Figure 1. Flow diagram of adult patients treated with extracorporeal membrane oxygenation (ECMO) (n = 87).
Figure 2. Plot of Kaplan-Meier curve of time from extracorporeal membrane oxygenation (ECMO) initiation to death for all adult patients treated with ECMO by reason for ECMO treatment: after thoracic surgery (A; n = 73) and after CPR (B; n = 14).
Figure 3. Bar graph of patient survival times among nonsurvivors by reason for extracorporeal membrane oxygenation treatment (n = 62).
Figure 4. Diagnostic results of adult patients who received extracorporeal membrane oxygenation. The figure shows parafalcine subarachnoid hemorrhage and hydrocephalus on axial-view head computed tomography (A), diffuse subarachnoid hemorrhage on T1-weighted magnetic resonance imaging (B), and septic cerebral emboli on axial-view magnetic resonance imaging (C), which enhances with gadolinium-contrast; acute ischemic cell changes (“red dead neurons”) (D) and microscopic subacute ischemic thalamic infarction on histopathological sectioning (E); and diffuse petechial hemorrhages (F), subarachnoid hemorrhage (G), and massive intraventricular hemorrhage on gross pathological examination (H).
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Mateen FJ, Muralidharan R, Shinohara RT, Parisi JE, Schears GJ, Wijdicks EFM. Neurological Injury in Adults Treated With Extracorporeal Membrane Oxygenation. Arch Neurol. 2011;68(12):1543–1549. doi:10.1001/archneurol.2011.209
Background Extracorporeal membrane oxygenation (ECMO) may be urgently used as a last resort form of life support when all other treatment options for potentially reversible cardiopulmonary injury have failed.
Objective To examine the range and frequency of neurological injury in ECMO-treated adults.
Design Retrospective clinicopathological cohort study.
Setting Mayo Clinic, Rochester, Minnesota.
Patients A prospectively collected registry of all patients 15 years or older treated with ECMO for 12 or more hours from January 2002 to April 2010.
Intervention Patients were analyzed for potential risk factors for neurological events and death using logistic regression and Cox proportional hazards models.
Main Outcome Measures Neurological diagnosis and/or death.
Results A total of 87 adults were treated (35 female [40%]; median age, 54 years [interquartile range, 31]; mean duration of ECMO, 91 hours [interquartile range, 100]; overall survival >7 days after ECMO, 52%). Neurological events occurred in 42 patients who received ECMO (50%; 95% confidence interval [CI], 39%-61%). Diagnoses included subarachnoid hemorrhage, ischemic watershed infarctions, hypoxic-ischemic encephalopathy, unexplained coma, and brain death. Death in patients who received ECMO who did not require antecedent cardiopulmonary resuscitation was associated with increased age (odds ratio, 1.24 per decade; 95% CI, 1.03-1.50; P = .02) and lower minimum arterial oxygen pressure (odds ratio, 0.79; 95% CI, 0.68-0.92; P = .03). Although stroke was rarely diagnosed clinically, 9 of 10 brains studied at autopsy demonstrated hypoxic-ischemic and hemorrhagic lesions of vascular origin.
Conclusion Severe neurological sequelae occur frequently in adult ECMO-treated patients with otherwise reversible cardiopulmonary injury (conservative estimate, 50%) and include a range of potentially fatal neurological diagnoses that may be due to the precipitating event and/or ECMO treatment.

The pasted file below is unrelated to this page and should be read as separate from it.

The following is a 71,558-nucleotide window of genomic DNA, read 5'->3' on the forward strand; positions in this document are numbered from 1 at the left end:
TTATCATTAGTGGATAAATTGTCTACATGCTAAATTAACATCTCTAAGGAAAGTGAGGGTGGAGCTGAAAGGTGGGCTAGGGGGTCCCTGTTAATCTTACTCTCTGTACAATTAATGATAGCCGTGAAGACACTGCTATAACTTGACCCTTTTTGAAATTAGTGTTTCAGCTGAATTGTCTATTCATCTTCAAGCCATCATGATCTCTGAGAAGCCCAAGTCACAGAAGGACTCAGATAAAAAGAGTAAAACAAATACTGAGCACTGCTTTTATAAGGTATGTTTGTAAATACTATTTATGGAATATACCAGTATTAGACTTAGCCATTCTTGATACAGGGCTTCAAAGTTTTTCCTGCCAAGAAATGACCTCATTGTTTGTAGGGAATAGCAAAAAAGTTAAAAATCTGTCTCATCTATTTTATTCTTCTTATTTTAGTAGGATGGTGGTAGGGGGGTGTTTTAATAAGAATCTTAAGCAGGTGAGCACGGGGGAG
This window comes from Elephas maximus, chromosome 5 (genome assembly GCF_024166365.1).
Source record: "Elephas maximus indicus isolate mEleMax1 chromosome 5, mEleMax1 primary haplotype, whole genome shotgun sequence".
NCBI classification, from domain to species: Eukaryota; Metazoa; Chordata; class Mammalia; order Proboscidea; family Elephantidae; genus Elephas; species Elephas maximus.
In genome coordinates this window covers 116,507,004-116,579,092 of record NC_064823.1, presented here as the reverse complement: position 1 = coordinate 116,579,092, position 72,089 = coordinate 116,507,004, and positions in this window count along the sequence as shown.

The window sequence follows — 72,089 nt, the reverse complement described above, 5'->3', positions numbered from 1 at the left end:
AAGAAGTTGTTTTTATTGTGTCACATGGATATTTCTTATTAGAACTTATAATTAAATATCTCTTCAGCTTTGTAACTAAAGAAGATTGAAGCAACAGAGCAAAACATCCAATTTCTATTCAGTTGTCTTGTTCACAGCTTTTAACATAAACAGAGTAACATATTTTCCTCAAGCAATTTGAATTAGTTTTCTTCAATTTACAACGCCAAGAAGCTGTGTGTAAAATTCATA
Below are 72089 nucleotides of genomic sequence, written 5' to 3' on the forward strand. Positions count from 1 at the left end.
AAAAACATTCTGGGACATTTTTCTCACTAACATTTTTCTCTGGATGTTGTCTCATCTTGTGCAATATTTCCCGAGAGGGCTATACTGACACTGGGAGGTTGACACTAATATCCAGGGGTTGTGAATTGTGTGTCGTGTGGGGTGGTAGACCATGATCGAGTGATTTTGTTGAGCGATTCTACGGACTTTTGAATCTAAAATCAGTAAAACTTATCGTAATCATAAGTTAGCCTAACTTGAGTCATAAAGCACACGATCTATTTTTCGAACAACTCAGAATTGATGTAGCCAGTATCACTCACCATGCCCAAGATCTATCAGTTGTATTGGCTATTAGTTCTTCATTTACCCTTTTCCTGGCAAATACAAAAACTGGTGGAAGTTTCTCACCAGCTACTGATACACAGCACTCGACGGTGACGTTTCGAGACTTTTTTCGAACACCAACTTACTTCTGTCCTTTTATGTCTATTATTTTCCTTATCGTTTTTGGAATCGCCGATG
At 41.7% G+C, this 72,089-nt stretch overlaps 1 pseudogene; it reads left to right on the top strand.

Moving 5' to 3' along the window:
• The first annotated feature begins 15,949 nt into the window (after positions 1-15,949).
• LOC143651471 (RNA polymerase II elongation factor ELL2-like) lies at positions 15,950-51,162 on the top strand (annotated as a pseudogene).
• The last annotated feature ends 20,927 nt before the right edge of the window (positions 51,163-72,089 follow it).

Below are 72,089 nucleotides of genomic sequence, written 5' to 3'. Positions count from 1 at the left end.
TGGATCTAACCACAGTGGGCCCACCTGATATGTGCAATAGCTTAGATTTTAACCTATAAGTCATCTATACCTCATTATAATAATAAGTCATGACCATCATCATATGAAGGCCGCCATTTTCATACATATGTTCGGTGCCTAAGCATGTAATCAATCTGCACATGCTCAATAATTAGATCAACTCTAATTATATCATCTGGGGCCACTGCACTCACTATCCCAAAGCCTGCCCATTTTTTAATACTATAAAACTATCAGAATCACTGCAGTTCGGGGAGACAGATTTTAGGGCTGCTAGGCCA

Extracorporeal membrane oxygenation (ECMO) is a form of mechanical circulatory support that can be life-saving in people with potentially reversible heart or lung injury. Extracorporeal membrane oxygenation is nearly always used urgently, when all other treatment options for cardiopulmonary injury have failed and mortality is otherwise expected. Standard ECMO treatment involves venous drainage from the femoral vein or left atrium with artificial extracirculatory oxygen exchange. Return to the body is through the same veins (venovenous) or arterial system via the femoral artery or ascending aorta (venoarterial). Compared with cardiopulmonary bypass circuitry, ECMO is transportable, smaller, and closed to the atmosphere and can treat a patient for several days to weeks.1
Extracorporeal membrane oxygenation is a mainstay of intensive treatment in neonatal and some pediatric patients in whom the technique has been studied extensively and is considered a standard of care. In infants, intracranial hemorrhage is the most common cause of death in patients who receive ECMO, surpassing cardiopulmonary failure.2 There has been limited published experience with adult patients treated with ECMO. Potential indications include postcardiopulmonary arrest with cardiopulmonary resuscitation, a bridge for heart or lung transplant, severe respiratory failure (as in the recent novel influenza A(H1N1) outbreak),3 cardiogenic shock, and postsurgical cardiopulmonary failure following cardiotomy.
Neurological consequences of ECMO in adults are likely common but uncharacterized. At one academic medical center, combined ischemic and hemorrhagic stroke affected 7% of adult patients and significantly increased the odds ratio of death (4.94; 95% confidence interval, 1.65-14.80).4 A meta-analysis of 135 adults from 20 separate publications who received ECMO following cardiopulmonary resuscitation (CPR) noted that neurological sequelae were “poorly described in the reviewed literature.”5 At the extreme, brain death occurred in 7% to 21% of cases of ECMO-treated adults in some academic centers.4,6-8